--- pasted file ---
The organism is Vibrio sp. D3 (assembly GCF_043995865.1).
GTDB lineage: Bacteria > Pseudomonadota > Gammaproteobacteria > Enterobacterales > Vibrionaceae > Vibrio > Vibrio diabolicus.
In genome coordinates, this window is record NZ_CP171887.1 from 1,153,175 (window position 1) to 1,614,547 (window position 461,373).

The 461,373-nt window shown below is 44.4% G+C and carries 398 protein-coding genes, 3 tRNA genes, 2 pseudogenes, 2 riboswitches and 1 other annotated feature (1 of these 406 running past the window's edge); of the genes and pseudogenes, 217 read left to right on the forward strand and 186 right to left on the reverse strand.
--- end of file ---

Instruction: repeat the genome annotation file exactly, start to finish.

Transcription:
The organism is Vibrio sp. D3 (assembly GCF_043995865.1).
GTDB lineage: Bacteria > Pseudomonadota > Gammaproteobacteria > Enterobacterales > Vibrionaceae > Vibrio > Vibrio diabolicus.
In genome coordinates, this window is record NZ_CP171887.1 from 1,153,175 (window position 1) to 1,614,547 (window position 461,373).

The 461,373-nt window shown below is 44.4% G+C and carries 398 protein-coding genes, 3 tRNA genes, 2 pseudogenes, 2 riboswitches and 1 other annotated feature (1 of these 406 running past the window's edge); of the genes and pseudogenes, 217 read left to right on the forward strand and 186 right to left on the reverse strand.